• The compulsories are the first of three nights of ice dancing (competition starts at 7:45 p.m.) at the Pacific Coliseum, and world champions Oksana Domnina and Maxim Shabalin of Russia will attempt to hold off two American teams (Meryl Davis and Charlie White, and Tanith Belben and Ben Agosto), and Canada's Tessa Virtue and Scott Moir. The 25-year-old Belbin -- who was born and raised in Canada -- and Agosto, 27, won a silver medal in Turin. Davis and White, both 22, are the current U.S. champions. Moir, 22, and Virtue, 20, won bronze at the worlds in 2009. French couple of Isabelle Delobel and Oliver Schoenfelder are the event's X-Factor. They won the 2008 world championship but have not competed since December of that year due to injury and then Delobel's pregnancy -- she had a son last October.

• Latvia's Martin Durkus -- SI's pick to win gold -- leads the men's skeleton event at the midway point with a total time of 1:44.91. The third (9:20 p.m.) and the final (10:50 p.m.) heats will determine gold today. Canada's Jon Montgomery is in second place, 0.26 of a second back, followed by Alexander Tretyakov of Russia (0.84 behind) and Germany's Matthias Guggenberger (0.86 behind). Zach Lund, the highest ranking American, is in eighth place, 0.98 behind Durkus. Lund remains within reach of the podium; he's only 0.13 behind Tretyakov.

• Women's round-robin curling begins at noon with Germany vs. Great Britain, China against Denmark and the U.S against Russia. The U.S. men meet France at 5 p.m. Curling has been a massive disappointment in an otherwise stellar Games for the U.S., with neither the women nor the men yet to win a game.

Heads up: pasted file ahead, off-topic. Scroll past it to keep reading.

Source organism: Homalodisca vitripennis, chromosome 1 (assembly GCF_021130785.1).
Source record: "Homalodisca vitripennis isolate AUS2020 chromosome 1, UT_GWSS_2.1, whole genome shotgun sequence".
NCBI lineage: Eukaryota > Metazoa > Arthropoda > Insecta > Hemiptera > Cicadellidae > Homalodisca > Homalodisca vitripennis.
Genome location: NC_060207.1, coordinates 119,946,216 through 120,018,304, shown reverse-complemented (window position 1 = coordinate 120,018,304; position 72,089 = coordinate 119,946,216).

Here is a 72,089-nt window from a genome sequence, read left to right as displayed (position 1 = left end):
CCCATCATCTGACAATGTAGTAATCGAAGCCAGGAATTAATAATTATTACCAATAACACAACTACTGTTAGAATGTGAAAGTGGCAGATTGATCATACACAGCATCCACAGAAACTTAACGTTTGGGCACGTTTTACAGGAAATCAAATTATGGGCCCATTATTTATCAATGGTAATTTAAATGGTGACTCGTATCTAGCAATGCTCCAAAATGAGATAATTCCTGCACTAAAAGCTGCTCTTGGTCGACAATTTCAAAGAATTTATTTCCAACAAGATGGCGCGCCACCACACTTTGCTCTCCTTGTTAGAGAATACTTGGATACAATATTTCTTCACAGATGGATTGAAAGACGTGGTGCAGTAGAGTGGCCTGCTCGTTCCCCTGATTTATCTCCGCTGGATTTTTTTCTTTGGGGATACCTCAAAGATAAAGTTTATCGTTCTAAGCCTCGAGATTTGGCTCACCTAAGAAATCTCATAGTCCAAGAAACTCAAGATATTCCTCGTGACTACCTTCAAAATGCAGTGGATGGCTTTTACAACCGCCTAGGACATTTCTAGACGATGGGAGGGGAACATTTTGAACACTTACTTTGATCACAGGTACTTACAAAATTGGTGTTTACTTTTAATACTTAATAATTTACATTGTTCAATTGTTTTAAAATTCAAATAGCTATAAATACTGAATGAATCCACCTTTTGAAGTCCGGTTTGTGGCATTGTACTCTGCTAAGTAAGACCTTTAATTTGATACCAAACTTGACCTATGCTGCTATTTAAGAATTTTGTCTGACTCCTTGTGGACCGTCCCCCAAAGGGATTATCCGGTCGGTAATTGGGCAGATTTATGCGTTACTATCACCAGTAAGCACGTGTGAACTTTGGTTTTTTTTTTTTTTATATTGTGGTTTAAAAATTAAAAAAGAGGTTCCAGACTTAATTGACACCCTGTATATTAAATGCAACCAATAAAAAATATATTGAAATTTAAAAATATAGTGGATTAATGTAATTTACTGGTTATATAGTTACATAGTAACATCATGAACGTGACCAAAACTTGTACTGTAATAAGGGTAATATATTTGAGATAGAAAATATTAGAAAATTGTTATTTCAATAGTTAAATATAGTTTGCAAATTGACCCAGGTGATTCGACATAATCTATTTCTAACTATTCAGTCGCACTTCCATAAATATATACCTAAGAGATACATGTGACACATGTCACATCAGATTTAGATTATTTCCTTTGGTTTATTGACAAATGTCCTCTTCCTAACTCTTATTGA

• "It doesn't matter which side I turn on when I'm sleeping. The biggest bruise is on my butt, on my right butt. And my left calf I have internal bleeding. I don't think I look that beautiful." -- Swedish Alpine skier Anja Paerson, who came back from a spectacular crash in Wednesday's downhill to win bronze in the super combined on Thursday.

• "We have 80,000 girls playing hockey in Canada, we have around 60,000 in the United States and we have 267 girls playing in Slovakia. If 80,000 girls are playing 267, that's the 18-0." International Ice Hockey Federation president Rene Fasel, on the state of the women's game.

• 11 -- Points for U.S. forward Natalie Darwitz in the women's hockey tournament in Vancouver, a new American record for most points scored in a single Olympic Games. She topped the mark set by Cammi Granato in 2002.

• 3 -- Career Olympic medals (a gold in Turin and two silvers in Vancouver) for Julia Mancuso, the most for any U.S. skier of either gender.

• 2 -- Women who have won a gold medal in speed skating at a home games, including Canada's Christine Nesbitt, who took the 1,000 on Thursday. Chris Witty of the United States won the 1,000 at Salt Lake City in 2002.

U.S., EH! American Day 2010 (The Vancouver Sun)

A Golden Day for the U.S.A. (The Globe and Mail)

The Unemployment Divide (USA Today)

• 1. These Are Not The Worst Games Ever (by Bruce Arthur, National Post): Some welcome perspective from a Canadian journalist.

• 2. The Winter Olympics: An Insider's Guide to the Legends, Lore and Events of the Games Vancouver Edition (by Ron Judd, Seattle Times): The Seattle Times' man for all things Olympics, Judd has written a fun and comprehensive guide to the Winter Games.

• 3. Luge winner Möller breaks tooth on silver medal (by The Local, Germany): Germany's David Moeller is in serious need of a dentist.